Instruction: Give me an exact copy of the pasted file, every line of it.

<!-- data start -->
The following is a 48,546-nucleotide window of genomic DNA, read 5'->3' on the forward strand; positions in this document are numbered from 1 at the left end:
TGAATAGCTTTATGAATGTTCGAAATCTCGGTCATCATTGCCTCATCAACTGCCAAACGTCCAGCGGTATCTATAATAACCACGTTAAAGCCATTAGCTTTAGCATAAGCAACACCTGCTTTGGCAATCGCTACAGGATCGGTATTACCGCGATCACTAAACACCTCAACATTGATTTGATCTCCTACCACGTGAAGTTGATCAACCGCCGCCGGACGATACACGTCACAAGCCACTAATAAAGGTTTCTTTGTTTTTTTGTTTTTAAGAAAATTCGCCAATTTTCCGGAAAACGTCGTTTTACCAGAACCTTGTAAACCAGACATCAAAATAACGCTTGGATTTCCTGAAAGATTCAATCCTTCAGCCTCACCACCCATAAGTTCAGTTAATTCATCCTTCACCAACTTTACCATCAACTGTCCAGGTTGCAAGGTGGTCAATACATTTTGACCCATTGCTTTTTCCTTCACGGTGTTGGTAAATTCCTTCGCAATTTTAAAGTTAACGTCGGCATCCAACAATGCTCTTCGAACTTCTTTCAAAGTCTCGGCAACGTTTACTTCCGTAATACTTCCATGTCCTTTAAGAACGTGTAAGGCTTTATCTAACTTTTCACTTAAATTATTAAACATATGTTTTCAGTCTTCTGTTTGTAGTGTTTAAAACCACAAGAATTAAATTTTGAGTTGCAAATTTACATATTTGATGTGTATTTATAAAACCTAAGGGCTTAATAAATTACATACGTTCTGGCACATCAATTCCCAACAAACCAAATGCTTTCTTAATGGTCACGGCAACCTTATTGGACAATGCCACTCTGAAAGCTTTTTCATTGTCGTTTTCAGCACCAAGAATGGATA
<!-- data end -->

The following is a 48,546-nucleotide window of genomic DNA, read 5'->3' on the forward strand; positions in this document are numbered from 1 at the left end:
TGAATAGCTTTATGAATGTTCGAAATCTCGGTCATCATTGCCTCATCAACTGCCAAACGTCCAGCGGTATCTATAATAACCACGTTAAAGCCATTAGCTTTAGCATAAGCAACACCTGCTTTGGCAATCGCTACAGGATCGGTATTACCGCGATCACTAAACACCTCAACATTGATTTGATCTCCTACCACGTGAAGTTGATCAACCGCCGCCGGACGATACACGTCACAAGCCACTAATAAAGGTTTCTTTGTTTTTTTGTTTTTAAGAAAATTCGCCAATTTTCCGGAAAACGTCGTTTTACCAGAACCTTGTAAACCAGACATCAAAATAACGCTTGGATTTCCTGAAAGATTCAATCCTTCAGCCTCACCACCCATAAGTTCAGTTAATTCATCCTTCACCAACTTTACCATCAACTGTCCAGGTTGCAAGGTGGTCAATACATTTTGACCCATTGCTTTTTCCTTCACGGTGTTGGTAAATTCCTTCGCAATTTTAAAGTTAACGTCGGCATCCAACAATGCTCTTCGAACTTCTTTCAAAGTCTCGGCAACGTTTACTTCCGTAATACTTCCATGTCCTTTAAGAACGTGTAAGGCTTTATCTAACTTTTCACTTAAATTATTAAACATATGTTTTCAGTCTTCTGTTTGTAGTGTTTAAAACCACAAGAATTAAATTTTGAGTTGCAAATTTACATATTTGATGTGTATTTATAAAACCTAAGGGCTTAATAAATTACATACGTTCTGGCACATCAATTCCCAACAAACCAAATGCTTTCTTAATGGTCACGGCAACCTTATTGGACAATGCCACTCTGAAAGCTTTTTCATTGTCGTTTTCAGCACCAAGAATGGATA